Widex Expands Quality Assurance Using Moldex3D, Significantly Reduces Volumetric Shrinkage


Customer Profile
Widex is a family-owned company in Denmark, founded in 1956 by the innovative engineer Christian Tøpholm and the talented entrepreneur Erik Westermann. Today, the company is owned and run by the second generation of the Tøpholm and Westermann families and has become one of the world’s top six hearing aid manufacturers. Widex now has 3000 employees worldwide and the production is mainly kept in Europe. Currently, Widex headquarters have been using Moldex3D eDesign for over 3 years.

Fig. 1  CAD model of the battery drawer

Project Summary

Hearing aid products are usually very small and delicate. In this example, Widex used Moldex3D eDesign to evaluate various gate locations and part thickness designs on different parts. Moldex3D assisted in investigating the flow behavior during the filling phase and reducing sink marks and warpage severity. Widex could optimize their designs before running mold test by checking the full analysis results. The revised gate location improved the distribution of volumetric shrinkage, making it more uniform; the final warpage tendency can also be accurately predicted.


  • Complex geometry and moulds
  • Maintaining fine tolerances
  • Keeping good surface finish
  • Easy flowing materials
  • Small and discrete components
  • Multiple components (polymers and metals) increase molding difficulty


Moldex3D eDesign provides an easy and quick meshing technique, and therefore multiple designs and verifications can be achieved in the shortest timeframe possible. The true 3D simulation results, such as weld line, volumetric shrinkage or warpage, help Widex to accurately and efficiently predict potential problems.


Widex used Moldex3D eDesign to perform gate location optimization and achieved the following benefits:

  • Decrease development time and costs
  • Fewer mold-trial times and faster time to market
  • Improve product quality: Minimizing warpage and removing sink marks and stresses
  • Enlarge process window or use materials that is difficult to process
  • Cycle time and material savings

This case involves multiple components designs related to one hearing aid product: The battery drawer, battery connector and the topshell.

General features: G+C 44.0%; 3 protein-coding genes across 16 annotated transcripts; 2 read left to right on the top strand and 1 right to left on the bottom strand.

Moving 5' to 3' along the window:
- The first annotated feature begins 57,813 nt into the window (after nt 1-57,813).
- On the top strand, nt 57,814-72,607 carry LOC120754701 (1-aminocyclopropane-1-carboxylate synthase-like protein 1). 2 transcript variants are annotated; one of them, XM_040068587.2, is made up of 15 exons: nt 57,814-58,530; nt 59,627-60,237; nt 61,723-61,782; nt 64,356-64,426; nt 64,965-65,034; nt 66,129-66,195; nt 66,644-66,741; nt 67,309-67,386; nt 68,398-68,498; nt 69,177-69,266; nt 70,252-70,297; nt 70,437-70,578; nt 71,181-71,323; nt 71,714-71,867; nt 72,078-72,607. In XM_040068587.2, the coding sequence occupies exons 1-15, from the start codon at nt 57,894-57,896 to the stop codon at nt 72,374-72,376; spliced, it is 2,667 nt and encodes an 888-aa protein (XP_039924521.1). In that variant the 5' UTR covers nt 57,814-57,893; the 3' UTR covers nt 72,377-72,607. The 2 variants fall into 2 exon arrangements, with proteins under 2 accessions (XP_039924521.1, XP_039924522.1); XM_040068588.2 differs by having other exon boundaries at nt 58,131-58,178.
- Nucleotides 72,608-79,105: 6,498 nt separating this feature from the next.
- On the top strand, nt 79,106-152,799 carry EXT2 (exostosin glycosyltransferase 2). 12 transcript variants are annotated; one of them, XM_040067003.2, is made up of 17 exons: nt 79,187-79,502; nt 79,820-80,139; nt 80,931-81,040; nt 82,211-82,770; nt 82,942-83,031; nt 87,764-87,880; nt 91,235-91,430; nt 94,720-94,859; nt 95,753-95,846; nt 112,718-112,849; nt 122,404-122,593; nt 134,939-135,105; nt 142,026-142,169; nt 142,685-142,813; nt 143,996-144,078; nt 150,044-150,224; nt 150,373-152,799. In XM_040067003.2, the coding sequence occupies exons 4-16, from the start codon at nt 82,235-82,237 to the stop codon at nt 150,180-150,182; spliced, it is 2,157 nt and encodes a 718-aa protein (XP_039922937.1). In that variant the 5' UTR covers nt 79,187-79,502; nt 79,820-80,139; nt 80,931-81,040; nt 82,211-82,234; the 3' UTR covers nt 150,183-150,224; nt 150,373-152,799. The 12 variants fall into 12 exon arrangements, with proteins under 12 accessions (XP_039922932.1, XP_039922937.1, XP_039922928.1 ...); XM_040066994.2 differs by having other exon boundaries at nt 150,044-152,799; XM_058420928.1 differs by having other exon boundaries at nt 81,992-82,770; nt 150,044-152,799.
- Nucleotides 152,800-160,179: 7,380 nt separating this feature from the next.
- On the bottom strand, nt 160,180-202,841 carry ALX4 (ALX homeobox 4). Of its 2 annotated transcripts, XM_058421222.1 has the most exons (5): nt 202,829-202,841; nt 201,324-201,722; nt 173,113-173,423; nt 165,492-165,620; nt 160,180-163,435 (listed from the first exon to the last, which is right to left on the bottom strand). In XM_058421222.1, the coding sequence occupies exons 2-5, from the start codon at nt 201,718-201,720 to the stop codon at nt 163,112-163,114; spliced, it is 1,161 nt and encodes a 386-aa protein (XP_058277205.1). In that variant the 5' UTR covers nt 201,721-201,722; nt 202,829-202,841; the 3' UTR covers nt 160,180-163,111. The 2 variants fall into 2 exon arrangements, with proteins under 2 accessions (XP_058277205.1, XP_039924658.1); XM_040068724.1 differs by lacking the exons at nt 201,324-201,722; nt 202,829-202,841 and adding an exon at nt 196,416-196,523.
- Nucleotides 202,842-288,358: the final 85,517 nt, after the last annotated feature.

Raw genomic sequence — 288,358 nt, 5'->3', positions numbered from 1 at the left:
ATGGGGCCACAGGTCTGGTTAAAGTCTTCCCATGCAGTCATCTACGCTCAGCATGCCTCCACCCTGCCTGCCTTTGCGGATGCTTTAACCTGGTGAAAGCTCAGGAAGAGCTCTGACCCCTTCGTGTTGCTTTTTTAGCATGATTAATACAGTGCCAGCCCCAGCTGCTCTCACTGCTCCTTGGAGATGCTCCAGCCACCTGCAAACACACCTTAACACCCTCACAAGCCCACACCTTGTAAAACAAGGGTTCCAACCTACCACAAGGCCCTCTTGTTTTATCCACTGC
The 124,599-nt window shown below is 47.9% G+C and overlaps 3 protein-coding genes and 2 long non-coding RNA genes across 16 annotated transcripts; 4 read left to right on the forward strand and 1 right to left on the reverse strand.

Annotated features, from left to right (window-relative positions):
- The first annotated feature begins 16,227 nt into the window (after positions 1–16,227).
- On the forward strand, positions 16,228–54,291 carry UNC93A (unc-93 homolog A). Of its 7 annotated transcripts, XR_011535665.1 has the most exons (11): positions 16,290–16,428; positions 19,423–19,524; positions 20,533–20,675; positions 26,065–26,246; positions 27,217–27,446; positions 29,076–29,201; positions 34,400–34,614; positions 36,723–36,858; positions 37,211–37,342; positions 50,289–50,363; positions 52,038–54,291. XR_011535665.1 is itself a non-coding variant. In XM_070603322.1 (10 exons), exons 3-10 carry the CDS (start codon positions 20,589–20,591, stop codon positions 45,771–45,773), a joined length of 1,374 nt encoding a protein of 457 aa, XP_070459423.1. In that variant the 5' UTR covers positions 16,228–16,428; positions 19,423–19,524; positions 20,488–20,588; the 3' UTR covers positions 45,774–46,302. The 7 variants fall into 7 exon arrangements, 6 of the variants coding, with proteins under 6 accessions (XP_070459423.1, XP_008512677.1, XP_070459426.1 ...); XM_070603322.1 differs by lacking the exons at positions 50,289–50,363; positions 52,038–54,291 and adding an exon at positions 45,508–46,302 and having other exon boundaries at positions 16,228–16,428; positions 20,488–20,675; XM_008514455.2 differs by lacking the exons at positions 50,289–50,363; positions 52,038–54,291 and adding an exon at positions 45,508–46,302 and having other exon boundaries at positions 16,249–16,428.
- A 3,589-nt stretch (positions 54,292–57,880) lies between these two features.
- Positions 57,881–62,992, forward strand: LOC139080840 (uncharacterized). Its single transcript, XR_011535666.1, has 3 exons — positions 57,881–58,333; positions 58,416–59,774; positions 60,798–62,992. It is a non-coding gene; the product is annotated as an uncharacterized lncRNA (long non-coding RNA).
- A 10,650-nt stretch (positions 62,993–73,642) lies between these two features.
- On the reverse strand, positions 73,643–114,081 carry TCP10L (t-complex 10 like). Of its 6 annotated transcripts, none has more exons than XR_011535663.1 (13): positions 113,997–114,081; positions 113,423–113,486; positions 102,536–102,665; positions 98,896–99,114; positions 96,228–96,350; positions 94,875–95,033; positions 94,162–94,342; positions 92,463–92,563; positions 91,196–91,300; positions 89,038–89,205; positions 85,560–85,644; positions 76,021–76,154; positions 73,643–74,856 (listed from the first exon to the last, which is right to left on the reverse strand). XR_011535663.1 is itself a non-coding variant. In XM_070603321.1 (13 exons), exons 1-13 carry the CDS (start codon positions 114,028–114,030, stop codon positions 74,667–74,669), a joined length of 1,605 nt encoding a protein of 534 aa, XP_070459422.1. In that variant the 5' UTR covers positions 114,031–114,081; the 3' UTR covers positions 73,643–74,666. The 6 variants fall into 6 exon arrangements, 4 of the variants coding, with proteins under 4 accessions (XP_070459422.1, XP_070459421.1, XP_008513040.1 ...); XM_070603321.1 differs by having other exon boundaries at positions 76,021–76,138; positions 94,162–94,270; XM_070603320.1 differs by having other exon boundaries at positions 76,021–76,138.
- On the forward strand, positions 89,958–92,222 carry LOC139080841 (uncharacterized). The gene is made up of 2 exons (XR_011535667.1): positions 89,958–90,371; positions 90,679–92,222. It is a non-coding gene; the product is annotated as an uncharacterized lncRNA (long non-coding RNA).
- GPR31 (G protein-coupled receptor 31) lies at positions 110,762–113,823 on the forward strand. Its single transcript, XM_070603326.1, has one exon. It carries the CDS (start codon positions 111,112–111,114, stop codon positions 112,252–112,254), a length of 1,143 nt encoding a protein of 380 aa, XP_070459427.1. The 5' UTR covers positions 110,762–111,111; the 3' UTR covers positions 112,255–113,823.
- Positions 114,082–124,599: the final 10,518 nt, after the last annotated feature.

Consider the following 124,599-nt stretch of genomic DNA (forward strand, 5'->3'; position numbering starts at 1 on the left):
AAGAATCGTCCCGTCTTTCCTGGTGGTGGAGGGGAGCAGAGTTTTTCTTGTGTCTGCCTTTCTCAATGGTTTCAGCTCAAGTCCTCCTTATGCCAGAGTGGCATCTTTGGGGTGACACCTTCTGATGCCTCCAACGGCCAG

The battery drawer is composed of several thin curved designs and the yellow surface will be exposed outside in the final assembly as shown in Fig. 1. Since the weld line location and sink marks often occur on these parts, Widex has to adopt Moldex3D eDesign to create the gate and runner for the part and perform 3D calculations to predict volumetric shrinkage problems.

Fig. 2  Three gate location designs and the related weld line regions predicted by Moldex3D

Fig. 2 shows three different gate locations. Gate Location 1 is the original gate design. Gate Location 2 is the second option, and Gate Location 3 is the combination of the two previous choices. The simulation results revealed that Gate Location 2 will end up in a weld line directly on the critical area which is not acceptable because of reduced mechanical properties.

The original Gate on Location 1 showed that a flow leader was needed, but the weld line location was acceptable. The volumetric shrinkage was very high and sink mark problems became obvious (Fig. 3). By adding a second gate, the location of the weld line was kept but the maximum volumetric shrinkage could be reduced to an acceptable value (Fig. 4).

                                               Fig. 3  Gate Location 1 results                                       Fig. 4  Gate Location 3 results

The problem in the battery connector was that the metal insert was not centered (see Fig 6). Flash was observed near the gate as seen in figure 5 meaning that the metal insert will be moved if the flow is not balanced during filling. After performing Moldex3D simulations, the analysis result revealed that the filling pressure was high and that the material entering the cavity flows on the lower side of the metal and thereby pushing the metal upwards (see Fig. 6).

Fig. 5  Flash near the gate area 
Fig. 6  High filling pressure near gate area predicted by Moldex3D

As to the topshell, the main issue was how to control the shrinkage which resulted in sink marks and warpage problems. By using Moldex3D, Widex has tested several design modifications (Fig. 7 ) and successfully improved the sink mark problems (Fig. 8 ) and accurately predicted the warpage tendency.

Fig. 7  Different thickness designs with Moldex3D warpage analyses 
Fig. 8  Different designs showing improved volumetric shrinkage in Moldex3D analyses


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